Neuronal Activity

Neuronal activity is composed of individual action potentials that strongly depend on potential shifts across the cellular membranes. These can be recorded by single cell techniques or by means of summed action potentials.

Insects offer the possibility to study the development of individual neurons because they possess very large neurons with long axons and widely spread dendritic arborization. These features offer access to individual neurons even in the case of extracellular recordings. In vertebrates, this approach is limited, particularly in developing animals. In fact, the only example in which the development of an individual neuron, its physiological properties, and its importance for behavior were described was in the Mauthner cell in fish and in larval amphibians (Eaton et al. 2001, Hatta and Korn 1998). But this excellent model was, unfortunately, never considered for physiological adaptation studies in altered gravity at the cellular level.

The development of neuronal activity was determined after the spaceflight of two species, the house cricket Acheta domesticus and the clawed toad, Xenopus laevis. In both species, larval stages were exposed to microgravity and then returned to Earth to investigate their changes in neuronal activity. In both species, the neuronal activity was clearly related to development. Furthermore, in both species there was evidence that microgravity exposure caused transient but pronounced desensitization or developmental retardation after return to normal gravity.

Crickets possess a neuron that changes its activity in relation to the creature's posture (Sakaguchi and Murphey 1983). This neuron is called the Posture Sensitive Interneuron (PSI). In each developmental stage up to adulthood, there is only one PSI on each side of the nervous system. The cell body (or soma) of this neuron lies on the contralateral side with respect to its dendritic arborization, and its long axon ascends from the terminal ganglion towards the brain passing the thoracic ganglia ipsilateral to the location of the dendritic tree. The PSI receives its input from the cercal gravity receptors (see Figure 5-01).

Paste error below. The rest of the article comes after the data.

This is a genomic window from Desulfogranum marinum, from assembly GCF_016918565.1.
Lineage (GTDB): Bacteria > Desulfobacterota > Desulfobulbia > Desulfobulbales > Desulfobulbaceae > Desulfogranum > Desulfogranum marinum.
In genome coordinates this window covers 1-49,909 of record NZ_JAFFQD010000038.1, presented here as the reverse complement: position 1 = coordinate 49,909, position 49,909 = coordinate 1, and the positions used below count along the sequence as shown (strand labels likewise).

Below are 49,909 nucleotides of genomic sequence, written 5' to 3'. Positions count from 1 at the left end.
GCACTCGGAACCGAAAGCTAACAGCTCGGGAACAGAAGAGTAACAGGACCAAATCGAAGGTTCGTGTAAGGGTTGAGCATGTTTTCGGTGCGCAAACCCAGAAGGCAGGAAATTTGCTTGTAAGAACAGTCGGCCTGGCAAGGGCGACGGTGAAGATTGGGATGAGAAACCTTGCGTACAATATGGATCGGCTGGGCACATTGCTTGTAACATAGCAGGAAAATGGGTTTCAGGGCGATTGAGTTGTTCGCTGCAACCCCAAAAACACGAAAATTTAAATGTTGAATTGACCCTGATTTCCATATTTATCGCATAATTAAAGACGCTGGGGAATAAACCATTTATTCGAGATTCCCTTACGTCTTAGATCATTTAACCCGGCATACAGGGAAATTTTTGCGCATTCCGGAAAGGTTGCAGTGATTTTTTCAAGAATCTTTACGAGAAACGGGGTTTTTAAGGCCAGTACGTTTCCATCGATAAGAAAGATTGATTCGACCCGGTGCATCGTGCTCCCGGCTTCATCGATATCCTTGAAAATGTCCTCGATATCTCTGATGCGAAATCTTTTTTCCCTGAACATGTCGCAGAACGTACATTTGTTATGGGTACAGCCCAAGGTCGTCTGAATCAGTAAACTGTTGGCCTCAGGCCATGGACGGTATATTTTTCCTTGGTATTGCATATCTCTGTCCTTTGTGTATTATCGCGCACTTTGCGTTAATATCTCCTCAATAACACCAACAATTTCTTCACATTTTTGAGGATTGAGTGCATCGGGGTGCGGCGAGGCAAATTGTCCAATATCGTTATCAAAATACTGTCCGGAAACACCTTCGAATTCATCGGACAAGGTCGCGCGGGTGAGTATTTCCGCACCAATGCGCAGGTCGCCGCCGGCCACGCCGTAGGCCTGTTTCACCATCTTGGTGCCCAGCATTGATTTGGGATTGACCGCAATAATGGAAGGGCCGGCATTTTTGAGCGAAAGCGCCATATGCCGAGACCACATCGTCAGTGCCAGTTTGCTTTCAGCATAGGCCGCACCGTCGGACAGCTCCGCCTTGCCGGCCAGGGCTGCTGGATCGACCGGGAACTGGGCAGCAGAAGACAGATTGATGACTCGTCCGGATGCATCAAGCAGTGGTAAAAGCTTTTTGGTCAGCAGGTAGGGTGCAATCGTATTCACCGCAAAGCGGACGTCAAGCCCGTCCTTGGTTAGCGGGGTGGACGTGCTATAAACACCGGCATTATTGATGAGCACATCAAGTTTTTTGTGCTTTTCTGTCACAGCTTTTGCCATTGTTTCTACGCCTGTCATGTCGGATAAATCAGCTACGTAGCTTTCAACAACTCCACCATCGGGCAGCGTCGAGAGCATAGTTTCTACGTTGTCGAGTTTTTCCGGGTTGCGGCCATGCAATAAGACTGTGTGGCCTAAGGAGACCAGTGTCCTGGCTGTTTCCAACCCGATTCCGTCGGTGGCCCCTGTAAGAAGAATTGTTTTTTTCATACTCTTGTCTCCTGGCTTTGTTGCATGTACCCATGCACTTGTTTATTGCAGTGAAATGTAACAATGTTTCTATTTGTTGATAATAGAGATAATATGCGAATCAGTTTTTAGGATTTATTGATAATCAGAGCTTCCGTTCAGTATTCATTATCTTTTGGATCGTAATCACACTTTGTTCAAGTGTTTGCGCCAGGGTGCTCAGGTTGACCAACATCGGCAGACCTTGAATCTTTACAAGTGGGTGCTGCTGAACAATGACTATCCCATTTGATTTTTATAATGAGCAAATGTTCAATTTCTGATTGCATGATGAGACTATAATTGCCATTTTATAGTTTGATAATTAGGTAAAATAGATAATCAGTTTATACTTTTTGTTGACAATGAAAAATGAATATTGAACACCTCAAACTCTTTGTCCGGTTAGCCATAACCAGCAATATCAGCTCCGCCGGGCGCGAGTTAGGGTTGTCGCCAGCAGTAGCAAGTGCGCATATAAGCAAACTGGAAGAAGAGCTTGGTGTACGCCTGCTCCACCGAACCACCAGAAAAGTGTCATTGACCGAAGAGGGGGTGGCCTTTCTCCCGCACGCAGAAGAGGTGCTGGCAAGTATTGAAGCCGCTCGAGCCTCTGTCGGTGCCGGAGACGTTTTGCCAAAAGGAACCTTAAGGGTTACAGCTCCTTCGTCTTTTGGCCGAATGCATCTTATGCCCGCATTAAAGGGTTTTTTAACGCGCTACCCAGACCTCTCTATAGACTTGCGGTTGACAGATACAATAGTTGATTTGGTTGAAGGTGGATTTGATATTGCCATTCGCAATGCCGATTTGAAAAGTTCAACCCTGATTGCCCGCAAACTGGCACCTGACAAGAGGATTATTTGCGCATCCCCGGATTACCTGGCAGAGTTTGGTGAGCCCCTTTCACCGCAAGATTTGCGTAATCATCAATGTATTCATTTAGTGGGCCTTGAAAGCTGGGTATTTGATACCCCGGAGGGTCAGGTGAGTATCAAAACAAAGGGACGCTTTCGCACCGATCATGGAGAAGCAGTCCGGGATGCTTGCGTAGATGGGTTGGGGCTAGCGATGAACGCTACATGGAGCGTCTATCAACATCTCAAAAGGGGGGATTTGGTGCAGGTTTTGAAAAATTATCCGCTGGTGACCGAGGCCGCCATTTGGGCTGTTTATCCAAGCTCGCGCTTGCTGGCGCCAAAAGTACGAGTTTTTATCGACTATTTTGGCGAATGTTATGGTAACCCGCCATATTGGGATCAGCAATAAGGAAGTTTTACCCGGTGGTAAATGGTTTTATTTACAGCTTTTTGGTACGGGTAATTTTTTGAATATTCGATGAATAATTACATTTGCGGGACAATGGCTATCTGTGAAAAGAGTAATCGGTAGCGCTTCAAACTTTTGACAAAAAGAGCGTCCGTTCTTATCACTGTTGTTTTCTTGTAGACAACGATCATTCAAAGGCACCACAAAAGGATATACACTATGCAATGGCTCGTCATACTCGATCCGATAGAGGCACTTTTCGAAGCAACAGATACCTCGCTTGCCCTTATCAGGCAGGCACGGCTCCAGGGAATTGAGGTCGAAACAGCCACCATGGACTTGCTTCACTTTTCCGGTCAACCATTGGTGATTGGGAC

This peculiar anatomy allows for recording its activity in an extracelluar manner at each stage. This activity is modulated by a 360-degree lateral roll tilt of the animal. The development of the mean maximal frequency modulation increases steadily between the 4th larval stage and the adult stage (Riewe 2000).

The effect of microgravity on the modulation of this activity in Acheta domesticus was investigated in two stages: one had reached the 4th stage, the other the 6th stage at the beginning of a 16-day spaceflight. Post flight recordings revealed a significant depression of the PSI's activity modulation. However, the modulation returned to normal baseline values about two weeks after the flight (Figure 5-11).